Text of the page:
Sony Ordered to Pay AUD$3.5 Million Misrepresenting PlayStation Gamers’ Rights
Australia’s Federal Court has ordered Sony Interactive Entertainment Network Europe Limited (Sony Europe) to pay AUD$3.5 million in penalties for making false and misleading representations on its website and in dealings with Australian consumers about their Australian Consumer Law (ACL) rights.
Sony Europe made misleading representations to four consumers who believed they had purchased faulty PlayStation games. This occurred when Sony’s customer service representatives told them over the phone Sony Europe was not required to refund the game once it had been downloaded, or if 14 days had passed since it was purchased.
“Consumer guarantee rights do not expire after a digital product has been downloaded and certainly do not disappear after 14 days or any other arbitrary date claimed by a game store or developer,” ACCC Chair Rod Sims said.
The Court also declared Sony Europe breached the ACL by telling one of the four consumers it did not have to provide a refund unless the game developer authorised it, and by telling a fifth consumer that Sony Europe could provide a refund using virtual PlayStation currency instead of money.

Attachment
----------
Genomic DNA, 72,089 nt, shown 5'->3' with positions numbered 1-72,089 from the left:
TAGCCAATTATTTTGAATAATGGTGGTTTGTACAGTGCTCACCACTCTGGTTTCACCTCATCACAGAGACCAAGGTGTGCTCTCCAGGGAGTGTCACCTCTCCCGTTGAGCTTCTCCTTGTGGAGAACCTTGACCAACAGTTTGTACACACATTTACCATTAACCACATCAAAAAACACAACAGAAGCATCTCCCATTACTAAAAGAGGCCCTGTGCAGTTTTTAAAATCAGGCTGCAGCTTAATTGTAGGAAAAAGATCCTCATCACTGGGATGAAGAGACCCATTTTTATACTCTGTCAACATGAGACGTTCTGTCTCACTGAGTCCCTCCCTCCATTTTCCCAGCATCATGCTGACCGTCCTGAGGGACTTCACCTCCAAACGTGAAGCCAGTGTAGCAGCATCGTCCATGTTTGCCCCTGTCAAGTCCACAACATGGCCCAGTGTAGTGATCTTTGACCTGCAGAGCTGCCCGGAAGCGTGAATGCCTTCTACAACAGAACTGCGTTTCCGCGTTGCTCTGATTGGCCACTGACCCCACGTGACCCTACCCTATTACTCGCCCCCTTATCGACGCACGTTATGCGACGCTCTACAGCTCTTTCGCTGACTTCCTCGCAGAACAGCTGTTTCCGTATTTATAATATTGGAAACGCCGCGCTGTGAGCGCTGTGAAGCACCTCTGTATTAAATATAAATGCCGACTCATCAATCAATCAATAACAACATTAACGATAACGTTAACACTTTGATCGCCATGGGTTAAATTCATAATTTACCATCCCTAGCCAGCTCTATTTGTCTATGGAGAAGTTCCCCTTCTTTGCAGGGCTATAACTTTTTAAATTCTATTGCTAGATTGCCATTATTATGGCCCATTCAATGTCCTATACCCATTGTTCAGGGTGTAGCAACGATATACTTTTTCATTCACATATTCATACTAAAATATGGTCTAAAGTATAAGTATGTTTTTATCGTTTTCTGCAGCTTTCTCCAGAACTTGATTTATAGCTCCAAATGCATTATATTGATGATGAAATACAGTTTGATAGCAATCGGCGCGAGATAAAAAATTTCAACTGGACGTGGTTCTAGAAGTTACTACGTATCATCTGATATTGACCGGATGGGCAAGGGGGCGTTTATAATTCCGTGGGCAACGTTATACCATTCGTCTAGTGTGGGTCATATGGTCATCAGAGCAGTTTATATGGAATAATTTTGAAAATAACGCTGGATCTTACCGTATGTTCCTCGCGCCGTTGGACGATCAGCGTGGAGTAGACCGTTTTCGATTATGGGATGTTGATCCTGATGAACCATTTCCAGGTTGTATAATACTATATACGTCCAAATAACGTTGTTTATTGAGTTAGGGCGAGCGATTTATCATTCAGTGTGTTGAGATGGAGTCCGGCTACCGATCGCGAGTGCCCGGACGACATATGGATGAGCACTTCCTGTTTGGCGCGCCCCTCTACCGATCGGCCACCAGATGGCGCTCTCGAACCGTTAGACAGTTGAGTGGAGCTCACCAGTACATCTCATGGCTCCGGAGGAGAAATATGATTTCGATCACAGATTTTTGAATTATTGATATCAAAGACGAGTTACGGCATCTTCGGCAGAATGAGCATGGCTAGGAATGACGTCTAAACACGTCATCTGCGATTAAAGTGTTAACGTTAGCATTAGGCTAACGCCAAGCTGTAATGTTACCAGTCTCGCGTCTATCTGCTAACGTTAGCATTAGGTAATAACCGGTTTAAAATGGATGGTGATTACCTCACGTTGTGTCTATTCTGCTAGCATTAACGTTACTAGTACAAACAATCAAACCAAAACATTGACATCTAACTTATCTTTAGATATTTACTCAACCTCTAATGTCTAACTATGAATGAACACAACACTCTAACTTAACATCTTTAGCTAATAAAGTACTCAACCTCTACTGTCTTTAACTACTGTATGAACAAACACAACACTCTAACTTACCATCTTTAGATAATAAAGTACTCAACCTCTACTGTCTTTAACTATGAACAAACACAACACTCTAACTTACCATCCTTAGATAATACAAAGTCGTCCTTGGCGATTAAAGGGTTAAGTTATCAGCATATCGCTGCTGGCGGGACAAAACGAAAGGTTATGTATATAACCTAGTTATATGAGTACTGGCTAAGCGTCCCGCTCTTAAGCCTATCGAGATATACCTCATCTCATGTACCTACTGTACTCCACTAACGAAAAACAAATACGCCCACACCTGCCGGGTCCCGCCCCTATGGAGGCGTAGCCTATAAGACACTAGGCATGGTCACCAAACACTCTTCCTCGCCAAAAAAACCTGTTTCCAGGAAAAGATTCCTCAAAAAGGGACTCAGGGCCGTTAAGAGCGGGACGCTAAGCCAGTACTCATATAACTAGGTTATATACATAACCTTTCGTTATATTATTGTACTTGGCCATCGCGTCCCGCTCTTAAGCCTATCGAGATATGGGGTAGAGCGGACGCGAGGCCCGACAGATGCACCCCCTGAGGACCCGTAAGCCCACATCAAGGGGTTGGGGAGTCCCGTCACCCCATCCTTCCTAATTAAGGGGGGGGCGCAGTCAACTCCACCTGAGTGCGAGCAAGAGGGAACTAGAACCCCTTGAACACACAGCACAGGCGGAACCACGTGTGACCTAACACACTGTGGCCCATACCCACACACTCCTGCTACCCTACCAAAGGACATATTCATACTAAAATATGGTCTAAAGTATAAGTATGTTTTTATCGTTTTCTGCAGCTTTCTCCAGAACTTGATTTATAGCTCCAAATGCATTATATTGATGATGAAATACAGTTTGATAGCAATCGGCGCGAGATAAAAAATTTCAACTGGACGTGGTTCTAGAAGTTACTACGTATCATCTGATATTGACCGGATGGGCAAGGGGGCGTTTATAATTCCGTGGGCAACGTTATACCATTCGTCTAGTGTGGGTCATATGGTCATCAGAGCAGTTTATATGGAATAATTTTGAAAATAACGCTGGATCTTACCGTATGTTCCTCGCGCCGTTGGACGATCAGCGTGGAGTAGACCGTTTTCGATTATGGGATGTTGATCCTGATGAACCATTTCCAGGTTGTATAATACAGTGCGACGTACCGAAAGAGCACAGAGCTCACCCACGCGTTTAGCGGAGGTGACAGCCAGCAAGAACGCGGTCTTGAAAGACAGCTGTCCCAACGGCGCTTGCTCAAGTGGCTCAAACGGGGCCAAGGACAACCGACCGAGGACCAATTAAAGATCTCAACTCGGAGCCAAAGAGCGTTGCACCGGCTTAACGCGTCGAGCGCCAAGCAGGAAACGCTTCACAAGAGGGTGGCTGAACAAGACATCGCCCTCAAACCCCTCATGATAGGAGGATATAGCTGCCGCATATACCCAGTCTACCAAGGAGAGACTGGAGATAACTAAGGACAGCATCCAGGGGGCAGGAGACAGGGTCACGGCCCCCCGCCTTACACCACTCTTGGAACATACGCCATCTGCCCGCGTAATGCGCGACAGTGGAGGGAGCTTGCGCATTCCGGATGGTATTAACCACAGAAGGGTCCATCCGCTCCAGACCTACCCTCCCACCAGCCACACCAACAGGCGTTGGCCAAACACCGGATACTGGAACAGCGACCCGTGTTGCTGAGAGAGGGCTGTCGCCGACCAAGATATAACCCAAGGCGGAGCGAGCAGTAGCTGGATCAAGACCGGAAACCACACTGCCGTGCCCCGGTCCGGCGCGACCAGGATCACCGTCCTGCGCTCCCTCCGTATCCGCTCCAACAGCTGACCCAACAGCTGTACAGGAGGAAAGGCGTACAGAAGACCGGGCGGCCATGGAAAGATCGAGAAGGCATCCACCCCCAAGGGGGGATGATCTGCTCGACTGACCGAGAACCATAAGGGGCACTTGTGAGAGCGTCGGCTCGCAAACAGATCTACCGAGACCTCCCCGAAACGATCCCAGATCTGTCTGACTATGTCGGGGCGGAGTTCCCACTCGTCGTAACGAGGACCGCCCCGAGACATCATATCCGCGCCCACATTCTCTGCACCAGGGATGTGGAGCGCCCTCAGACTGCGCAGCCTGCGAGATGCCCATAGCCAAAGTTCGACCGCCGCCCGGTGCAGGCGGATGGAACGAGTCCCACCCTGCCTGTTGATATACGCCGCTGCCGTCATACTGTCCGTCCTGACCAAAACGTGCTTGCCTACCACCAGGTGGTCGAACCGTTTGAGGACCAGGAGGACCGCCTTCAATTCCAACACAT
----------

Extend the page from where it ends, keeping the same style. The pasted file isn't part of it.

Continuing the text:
“What Sony told these consumers was false and does not reflect the consumer guarantee rights afforded to Australian consumers under the Australian Consumer Law,” Mr Sims said. “Consumers can obtain a repair, replacement or refund directly for products with a major fault from sellers and cannot simply be sent to a product developer.”
“Refunds under the consumer guarantees must also be given in cash or money transfer if the consumer originally paid in one of those ways, unless the consumer chooses to receive store credit,” Mr Sims said.
Between October 2017 and May 2019, Sony Europe’s Terms of Service implied that users did not have consumer guarantee rights regarding the quality, functionality, completeness, accuracy or performance of their purchased digital games. This was false as these guarantees cannot be excluded, restricted or modified.
“Consumers who buy digital products online have exactly the same rights as they would if they made the purchase at a physical store,” Mr Sims said.
“No matter where in the world a company has its headquarters, if it is selling to Australian consumers, the Australian Consumer Law applies.”
Sony Europe admitted liability and made joint submissions to the Federal Court with the ACCC. Sony Europe will also contribute to the ACCC’s legal costs.
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